July 18, 1936

THE TABLET

A Weekly Newspaper and Review

V o l . 1 68. N o . 5 0 1 9 .

L o n d o n , J u l y 18, 1936 R eg is tered a t the General P o st Of f i c e as a New s pape r .

S ix p en c e

PRINCIPAL CONTENTS

TH E W ORLD W E EK B Y W EEK

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T he A ustro-German A greement, B ritish Foreign Policy, Food Supplies in W ar, T he T rade Position, T he Rooseveltian Philosophy 69 TH E POPE AND TH E N A T I O N S ........................ 72 THE R ISE OF TH E TORTO IS E ........................ 73 AM ER IC AN CATHOLICS IN TH E ELECTION

Y E A R ........................................................................... 73 TH E CATHOLIC RH IN ELAND ........................ 75 CATHOLICISM IN IN D IA .................................. 76 LONDON L E T T E R ...................................................... 78 PARIS L E T T E R ................................................................ 78 ROME L E T T E R ................................................................. 79

TH E CHURCH IN THE WORLD

Manchukuo, Japan, China, Holland ............. 80 LETTERS TO TH E ED ITO R

Love, Courtship and Marriage; B iology by F il m s ; T he Means T est ......................... 82 BOOKS :—

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A ldous H uxley (by Evelyn W augh), S ir W . C itrine in Russia, John Gibbons in Ireland, Christianity and Race, etc. etc., Catholic Periodicals for July ............................................ 84 CHESS, CROSSW ORD ............................................ 89 O B IT U A R Y :—

S ister A ugustine, Peter Bennett, T. P. Ellis, Cardinal B inet ...................................................... 91 TH E A PO S TO L A T E OF TH E COUNTRYSIDE 94

THE WORLD WEEK BY WEEK A TURN FOR THE BETTER IN AUSTRIA T T is very important that the agreement between

Herr Hitler and Dr. Schuschnigg, the Austrian Chancellor, was made with the knowledge and approval o f the British Government. W e are still suffering from division in the Cabinet about the policy that ought to be pursued in Europe. While there are two schools o f thought which score their successes against each other, it is impossible for foreign nations to foresee at all clearly what we are likely to do. Signor Mussolini was the victim o f this dualism last year. A t the time o f the Stresa Front in March, 1935, he formed the impression, from studying Sir John Simon, that Great Britain, while participating in the Stresa Front, felt) no particular concern what policy the Italians might pursue fo r the protection and extension o f their A frica n colonies. To-day it is the turn o f the French and the Belgians, who had to content themselves in March with foregoing strong united action against the Germans fo r remilitarising the' Rhineland. They received in return the concession from Britain that while negotiations must be pursued with Germany, a certain sharpness o f tone should give edge to the British questionnaire. Last year the French had evidence o f this dualism in British policy when the naval agreement was successfully negotiated between Britain and Germany. The Austrian settlement is considered a more serious portent o f the British drift away from maintaining even the appearance o f alliance.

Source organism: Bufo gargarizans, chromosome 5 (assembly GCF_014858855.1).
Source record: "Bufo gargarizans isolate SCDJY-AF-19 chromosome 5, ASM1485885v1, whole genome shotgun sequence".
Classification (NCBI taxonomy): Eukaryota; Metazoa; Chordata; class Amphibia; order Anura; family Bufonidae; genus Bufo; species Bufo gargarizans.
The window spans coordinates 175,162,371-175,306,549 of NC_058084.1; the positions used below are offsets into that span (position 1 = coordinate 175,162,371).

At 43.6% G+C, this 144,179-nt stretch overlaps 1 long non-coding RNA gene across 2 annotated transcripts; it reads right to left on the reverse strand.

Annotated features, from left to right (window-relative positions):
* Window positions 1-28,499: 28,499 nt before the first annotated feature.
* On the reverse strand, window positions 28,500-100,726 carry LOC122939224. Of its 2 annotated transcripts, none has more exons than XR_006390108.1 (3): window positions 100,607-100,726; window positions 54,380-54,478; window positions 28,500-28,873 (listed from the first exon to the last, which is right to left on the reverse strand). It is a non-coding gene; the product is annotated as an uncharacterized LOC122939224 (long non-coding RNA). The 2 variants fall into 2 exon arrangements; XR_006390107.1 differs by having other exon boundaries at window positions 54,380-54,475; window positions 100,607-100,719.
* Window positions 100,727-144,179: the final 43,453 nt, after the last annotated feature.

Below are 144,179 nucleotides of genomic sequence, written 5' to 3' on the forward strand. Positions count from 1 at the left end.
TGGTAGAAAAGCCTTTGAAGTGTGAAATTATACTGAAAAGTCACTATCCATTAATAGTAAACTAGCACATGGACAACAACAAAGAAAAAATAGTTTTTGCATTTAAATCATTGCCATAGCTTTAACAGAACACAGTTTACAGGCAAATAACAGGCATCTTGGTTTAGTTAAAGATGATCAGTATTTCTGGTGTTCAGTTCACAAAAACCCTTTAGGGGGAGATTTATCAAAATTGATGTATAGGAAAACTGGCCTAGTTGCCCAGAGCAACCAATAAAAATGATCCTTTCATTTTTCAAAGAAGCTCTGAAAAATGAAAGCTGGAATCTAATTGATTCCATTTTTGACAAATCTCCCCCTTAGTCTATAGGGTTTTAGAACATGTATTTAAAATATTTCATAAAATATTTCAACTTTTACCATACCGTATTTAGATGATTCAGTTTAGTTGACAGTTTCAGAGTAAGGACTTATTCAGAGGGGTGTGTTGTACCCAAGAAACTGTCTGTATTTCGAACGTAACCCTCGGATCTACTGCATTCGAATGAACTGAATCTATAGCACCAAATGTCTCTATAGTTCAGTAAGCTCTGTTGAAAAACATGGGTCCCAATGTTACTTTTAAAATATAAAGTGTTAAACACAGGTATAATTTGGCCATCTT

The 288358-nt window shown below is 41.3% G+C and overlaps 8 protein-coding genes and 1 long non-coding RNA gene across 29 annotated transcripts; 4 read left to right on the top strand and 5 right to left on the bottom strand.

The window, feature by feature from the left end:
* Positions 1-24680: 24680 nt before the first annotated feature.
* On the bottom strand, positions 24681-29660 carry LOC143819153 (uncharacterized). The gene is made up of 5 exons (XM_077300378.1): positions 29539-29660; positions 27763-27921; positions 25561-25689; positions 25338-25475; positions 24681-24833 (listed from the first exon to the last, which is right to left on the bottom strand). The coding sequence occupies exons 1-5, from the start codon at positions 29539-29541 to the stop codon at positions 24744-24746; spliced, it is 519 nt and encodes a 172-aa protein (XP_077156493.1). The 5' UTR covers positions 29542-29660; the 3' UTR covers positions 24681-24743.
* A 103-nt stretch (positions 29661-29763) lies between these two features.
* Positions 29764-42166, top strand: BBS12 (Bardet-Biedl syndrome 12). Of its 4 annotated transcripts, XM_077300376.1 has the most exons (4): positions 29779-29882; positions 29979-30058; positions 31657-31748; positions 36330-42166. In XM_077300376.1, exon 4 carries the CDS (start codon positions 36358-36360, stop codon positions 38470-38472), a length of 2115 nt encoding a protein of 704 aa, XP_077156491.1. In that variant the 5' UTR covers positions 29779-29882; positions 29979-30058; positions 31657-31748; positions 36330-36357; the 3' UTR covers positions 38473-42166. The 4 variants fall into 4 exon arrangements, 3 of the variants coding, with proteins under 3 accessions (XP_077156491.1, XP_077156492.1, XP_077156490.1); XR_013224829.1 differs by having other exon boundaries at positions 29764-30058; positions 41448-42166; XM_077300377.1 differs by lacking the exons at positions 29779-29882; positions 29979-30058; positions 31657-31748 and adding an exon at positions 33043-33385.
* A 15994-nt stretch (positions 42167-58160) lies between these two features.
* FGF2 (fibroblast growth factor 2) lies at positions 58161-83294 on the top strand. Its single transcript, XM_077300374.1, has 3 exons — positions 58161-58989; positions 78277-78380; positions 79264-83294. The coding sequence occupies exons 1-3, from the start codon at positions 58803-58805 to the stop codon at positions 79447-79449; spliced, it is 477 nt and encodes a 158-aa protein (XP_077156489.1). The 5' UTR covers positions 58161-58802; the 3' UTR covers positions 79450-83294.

o f the League o f Nations Covenant can be employed to the full. The French argument is that we ought now to pay our debt fo r all the support we received from France last summer when we led the nations at Geneva against the Italians. The French feel that an equal firmness about the German breach o f Locarno is the least we owe, and is something which prudence as well as morality should dictate. Against this there is an older school o f thought in the British Cabinet to which Mr. Baldwin himself inclines, which deplores the fatalism o f the Foreign Office view that only by a united front against Germany can peace in Europe be maintained. The Germans appreciate in Lord Halifax a Minister able to understand how difficult the Germans are finding it to deal with the French. Great Britain is now only interested in a Locarno Conference with both Germany and Italy taking part. The French want a preliminary meeting with Britain to maintain a punitive front. Both the Italians and Germans to-day would welcome the replacement o f Mr. Eden by a Minister more sympathetic to them. That replacement is not likely to occur. The office o f Foreign Secretary is one which has been traditionally held fo r long periods by men o f great experience. Mr. Eden was a momentary and political choice, who is embarrassed by having as colleagues three previous holders o f his office, MacDonald, Simon and Hoare, but while he carries out the Cabinet’s policy there is no case for contriving a further change. It is obvious that no Minister can do very much in a few months. Negotiations take a long time, and the confidence which negotiations presuppose takes longer still.

The two schools o f thought in the Cabinet both contend fo r the favour o f the Prime Minister. Last December was the hour o f triumph fo r the younger Ministers, Mr. Eden and Mr. Duff Cooper in particular, who accept the necessity fo r a strong and avowedly anti-German front in which the machinery

The Austrian agreement is a notable departure from the collective principle. It follow s on the handing over o f the Danzig question fo r settlement i

N ew Series. Voi. CXXXVI. No. 4418.